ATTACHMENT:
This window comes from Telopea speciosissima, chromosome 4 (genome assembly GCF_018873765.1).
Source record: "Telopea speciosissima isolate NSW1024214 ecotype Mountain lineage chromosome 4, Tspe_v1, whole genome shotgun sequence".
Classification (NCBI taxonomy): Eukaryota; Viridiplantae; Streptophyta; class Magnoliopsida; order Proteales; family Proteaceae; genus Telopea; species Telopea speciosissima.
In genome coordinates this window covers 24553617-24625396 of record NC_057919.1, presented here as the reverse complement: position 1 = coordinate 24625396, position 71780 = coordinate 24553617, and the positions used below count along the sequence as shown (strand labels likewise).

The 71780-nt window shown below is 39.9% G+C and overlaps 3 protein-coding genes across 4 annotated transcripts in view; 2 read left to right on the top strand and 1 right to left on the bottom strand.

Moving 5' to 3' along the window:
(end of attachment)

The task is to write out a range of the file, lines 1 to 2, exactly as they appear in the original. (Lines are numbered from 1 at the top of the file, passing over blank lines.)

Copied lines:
This window comes from Telopea speciosissima, chromosome 4 (genome assembly GCF_018873765.1).
Source record: "Telopea speciosissima isolate NSW1024214 ecotype Mountain lineage chromosome 4, Tspe_v1, whole genome shotgun sequence".